It is important to view the China-Pakistan relationship not just through the lens of “debt-trap diplomacy,” something that the Trump administration was singularly focused on. By painting China’s role in Pakistan with a broad brush, the United States will force Pakistan’s political and economic elites into a corner, including those who would like to pursue structural reforms, improve governance and ensure transparency for large-scale infrastructure projects.

This singular focus ignored the fact that like China, U.S. influence also has its limitations: despite decades of economic and strategic influence asserted by Paris Club countries, including a debt reprofiling at the onset of the war in Afghanistan, the United States and its allies have failed to convince Pakistan to change course on numerous issues.

Despite power asymmetries between China and Pakistan, the latter still has tremendous agency in determining its own policies, even if such policies come at the expense of the long-term socioeconomic welfare of Pakistani citizens.

A Need to Properly Assess China’s Role

As the United States withdraws from Afghanistan and continues to take a more assertive approach in its geostrategic competition with China, it is important that China’s role and influence in countries like Pakistan be assessed with nuance.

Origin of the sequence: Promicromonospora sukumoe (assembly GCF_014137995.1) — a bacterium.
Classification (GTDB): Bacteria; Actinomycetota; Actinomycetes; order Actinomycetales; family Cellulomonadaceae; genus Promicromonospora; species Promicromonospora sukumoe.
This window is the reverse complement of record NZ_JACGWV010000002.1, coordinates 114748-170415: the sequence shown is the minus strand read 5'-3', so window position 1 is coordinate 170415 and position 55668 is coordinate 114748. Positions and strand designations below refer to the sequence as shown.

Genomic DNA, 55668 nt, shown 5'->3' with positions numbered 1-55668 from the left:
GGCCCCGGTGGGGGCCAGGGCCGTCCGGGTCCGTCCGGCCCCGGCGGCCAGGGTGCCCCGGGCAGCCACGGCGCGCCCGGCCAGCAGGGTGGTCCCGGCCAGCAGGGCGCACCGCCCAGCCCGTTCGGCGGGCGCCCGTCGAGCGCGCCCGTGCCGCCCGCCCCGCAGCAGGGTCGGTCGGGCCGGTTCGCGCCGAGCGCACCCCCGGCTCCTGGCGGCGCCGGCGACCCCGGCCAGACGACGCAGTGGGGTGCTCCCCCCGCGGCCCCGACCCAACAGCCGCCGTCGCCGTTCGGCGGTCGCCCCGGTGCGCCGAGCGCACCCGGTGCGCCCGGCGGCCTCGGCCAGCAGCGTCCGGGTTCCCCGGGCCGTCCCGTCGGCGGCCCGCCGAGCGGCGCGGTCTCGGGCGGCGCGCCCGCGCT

First, it would be helpful for the strategic community in Washington to study the limitations of the United States’ own influence on Pakistan in order to better understand where and how China may be able to use its leverage to influence Islamabad’s choices.

Second, Washington must recognize that when it comes to Pakistan, its interests overlap with those of Beijing. Key among these interests is the fact that a socially and economically unstable Pakistan will not only be unable to repay Chinese debt, it will also become an increasingly disruptive force in the region, creating national security risks for both China and the United States.

For Islamabad, it is important to recognize that succeeding in its geo-economic pivot requires pursuing meaningful reforms that improve Pakistan’s overall economic outlook. It is only by making tough choices that Pakistan can attract additional flows of capital that its economy needs in order to modernize and achieve higher rates of growth. Absent reform, the country will quickly find that even China is unwilling to continue bailing out a strategic ally.

Uzair Younus is a visiting senior policy analyst for the South Asia program at the U.S. Institute of Peace.